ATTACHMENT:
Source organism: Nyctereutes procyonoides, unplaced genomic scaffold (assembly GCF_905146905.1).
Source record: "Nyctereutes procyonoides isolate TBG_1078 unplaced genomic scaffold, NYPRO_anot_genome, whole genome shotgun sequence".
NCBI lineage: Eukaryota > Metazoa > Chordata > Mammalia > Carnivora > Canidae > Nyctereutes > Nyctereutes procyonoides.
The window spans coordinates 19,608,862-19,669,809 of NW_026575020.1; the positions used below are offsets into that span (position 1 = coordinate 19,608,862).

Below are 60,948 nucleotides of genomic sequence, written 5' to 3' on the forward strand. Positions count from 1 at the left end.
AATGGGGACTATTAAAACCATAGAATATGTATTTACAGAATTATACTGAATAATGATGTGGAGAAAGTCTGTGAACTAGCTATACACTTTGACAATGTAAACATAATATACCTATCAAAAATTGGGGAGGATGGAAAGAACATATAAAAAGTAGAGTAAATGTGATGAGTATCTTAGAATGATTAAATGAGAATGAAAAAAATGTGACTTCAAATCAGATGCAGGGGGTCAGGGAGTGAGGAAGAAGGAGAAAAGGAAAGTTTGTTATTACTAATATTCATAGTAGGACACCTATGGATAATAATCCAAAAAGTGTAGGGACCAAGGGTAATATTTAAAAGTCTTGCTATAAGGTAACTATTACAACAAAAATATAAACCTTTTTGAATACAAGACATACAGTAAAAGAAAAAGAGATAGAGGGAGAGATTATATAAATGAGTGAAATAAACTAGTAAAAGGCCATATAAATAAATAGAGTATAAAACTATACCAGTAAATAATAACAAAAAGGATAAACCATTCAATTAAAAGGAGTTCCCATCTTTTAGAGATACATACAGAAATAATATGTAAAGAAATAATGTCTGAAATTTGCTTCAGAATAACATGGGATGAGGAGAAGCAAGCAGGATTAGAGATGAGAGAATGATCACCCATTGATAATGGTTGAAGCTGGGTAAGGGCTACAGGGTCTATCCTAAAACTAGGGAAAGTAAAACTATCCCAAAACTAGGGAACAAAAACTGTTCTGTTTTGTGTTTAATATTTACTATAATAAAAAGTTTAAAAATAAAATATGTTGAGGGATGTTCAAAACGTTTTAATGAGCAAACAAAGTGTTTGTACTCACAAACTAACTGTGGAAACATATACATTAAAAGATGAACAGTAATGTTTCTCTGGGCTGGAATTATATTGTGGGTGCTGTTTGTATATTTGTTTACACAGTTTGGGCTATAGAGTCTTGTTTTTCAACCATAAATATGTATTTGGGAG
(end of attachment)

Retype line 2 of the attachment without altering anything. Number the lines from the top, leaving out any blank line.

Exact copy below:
Source record: "Nyctereutes procyonoides isolate TBG_1078 unplaced genomic scaffold, NYPRO_anot_genome, whole genome shotgun sequence".